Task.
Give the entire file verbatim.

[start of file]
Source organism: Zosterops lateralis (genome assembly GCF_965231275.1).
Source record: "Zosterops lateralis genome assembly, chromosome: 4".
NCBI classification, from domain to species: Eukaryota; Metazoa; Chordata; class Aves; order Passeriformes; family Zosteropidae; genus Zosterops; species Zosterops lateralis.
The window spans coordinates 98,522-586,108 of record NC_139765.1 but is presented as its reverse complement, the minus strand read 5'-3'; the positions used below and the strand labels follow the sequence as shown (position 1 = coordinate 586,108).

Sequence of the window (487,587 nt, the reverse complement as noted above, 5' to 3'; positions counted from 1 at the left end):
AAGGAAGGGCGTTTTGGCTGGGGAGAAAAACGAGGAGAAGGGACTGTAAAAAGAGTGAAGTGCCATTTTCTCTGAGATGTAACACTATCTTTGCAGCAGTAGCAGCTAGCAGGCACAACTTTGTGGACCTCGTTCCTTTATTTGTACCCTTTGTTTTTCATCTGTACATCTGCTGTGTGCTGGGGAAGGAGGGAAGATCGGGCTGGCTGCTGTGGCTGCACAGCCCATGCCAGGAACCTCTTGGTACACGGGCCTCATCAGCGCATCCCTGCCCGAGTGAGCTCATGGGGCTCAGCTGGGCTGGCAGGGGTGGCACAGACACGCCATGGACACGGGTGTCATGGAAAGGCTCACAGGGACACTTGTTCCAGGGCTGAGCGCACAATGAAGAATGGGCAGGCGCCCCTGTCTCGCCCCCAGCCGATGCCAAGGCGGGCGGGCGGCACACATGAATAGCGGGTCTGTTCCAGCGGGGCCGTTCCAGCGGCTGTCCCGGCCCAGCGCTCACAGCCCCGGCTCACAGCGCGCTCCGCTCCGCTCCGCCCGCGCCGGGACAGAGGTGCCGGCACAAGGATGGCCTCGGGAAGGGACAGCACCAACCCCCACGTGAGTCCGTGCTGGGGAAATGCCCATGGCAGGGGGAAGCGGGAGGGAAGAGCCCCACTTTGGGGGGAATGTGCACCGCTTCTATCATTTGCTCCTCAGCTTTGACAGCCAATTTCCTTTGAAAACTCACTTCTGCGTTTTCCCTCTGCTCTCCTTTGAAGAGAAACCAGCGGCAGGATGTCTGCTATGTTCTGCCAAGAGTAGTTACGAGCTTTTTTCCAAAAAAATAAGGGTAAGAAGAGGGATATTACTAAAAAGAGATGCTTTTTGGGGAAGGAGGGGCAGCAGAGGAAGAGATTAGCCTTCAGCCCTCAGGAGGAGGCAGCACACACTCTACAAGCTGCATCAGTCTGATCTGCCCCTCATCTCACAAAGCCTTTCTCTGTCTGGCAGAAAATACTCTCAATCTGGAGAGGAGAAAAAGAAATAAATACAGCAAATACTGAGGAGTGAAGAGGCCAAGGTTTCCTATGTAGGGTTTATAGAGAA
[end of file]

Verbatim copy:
Source organism: Zosterops lateralis (genome assembly GCF_965231275.1).
Source record: "Zosterops lateralis genome assembly, chromosome: 4".
NCBI classification, from domain to species: Eukaryota; Metazoa; Chordata; class Aves; order Passeriformes; family Zosteropidae; genus Zosterops; species Zosterops lateralis.
The window spans coordinates 98,522-586,108 of record NC_139765.1 but is presented as its reverse complement, the minus strand read 5'-3'; the positions used below and the strand labels follow the sequence as shown (position 1 = coordinate 586,108).

Sequence of the window (487,587 nt, the reverse complement as noted above, 5' to 3'; positions counted from 1 at the left end):
AAGGAAGGGCGTTTTGGCTGGGGAGAAAAACGAGGAGAAGGGACTGTAAAAAGAGTGAAGTGCCATTTTCTCTGAGATGTAACACTATCTTTGCAGCAGTAGCAGCTAGCAGGCACAACTTTGTGGACCTCGTTCCTTTATTTGTACCCTTTGTTTTTCATCTGTACATCTGCTGTGTGCTGGGGAAGGAGGGAAGATCGGGCTGGCTGCTGTGGCTGCACAGCCCATGCCAGGAACCTCTTGGTACACGGGCCTCATCAGCGCATCCCTGCCCGAGTGAGCTCATGGGGCTCAGCTGGGCTGGCAGGGGTGGCACAGACACGCCATGGACACGGGTGTCATGGAAAGGCTCACAGGGACACTTGTTCCAGGGCTGAGCGCACAATGAAGAATGGGCAGGCGCCCCTGTCTCGCCCCCAGCCGATGCCAAGGCGGGCGGGCGGCACACATGAATAGCGGGTCTGTTCCAGCGGGGCCGTTCCAGCGGCTGTCCCGGCCCAGCGCTCACAGCCCCGGCTCACAGCGCGCTCCGCTCCGCTCCGCCCGCGCCGGGACAGAGGTGCCGGCACAAGGATGGCCTCGGGAAGGGACAGCACCAACCCCCACGTGAGTCCGTGCTGGGGAAATGCCCATGGCAGGGGGAAGCGGGAGGGAAGAGCCCCACTTTGGGGGGAATGTGCACCGCTTCTATCATTTGCTCCTCAGCTTTGACAGCCAATTTCCTTTGAAAACTCACTTCTGCGTTTTCCCTCTGCTCTCCTTTGAAGAGAAACCAGCGGCAGGATGTCTGCTATGTTCTGCCAAGAGTAGTTACGAGCTTTTTTCCAAAAAAATAAGGGTAAGAAGAGGGATATTACTAAAAAGAGATGCTTTTTGGGGAAGGAGGGGCAGCAGAGGAAGAGATTAGCCTTCAGCCCTCAGGAGGAGGCAGCACACACTCTACAAGCTGCATCAGTCTGATCTGCCCCTCATCTCACAAAGCCTTTCTCTGTCTGGCAGAAAATACTCTCAATCTGGAGAGGAGAAAAAGAAATAAATACAGCAAATACTGAGGAGTGAAGAGGCCAAGGTTTCCTATGTAGGGTTTATAGAGAA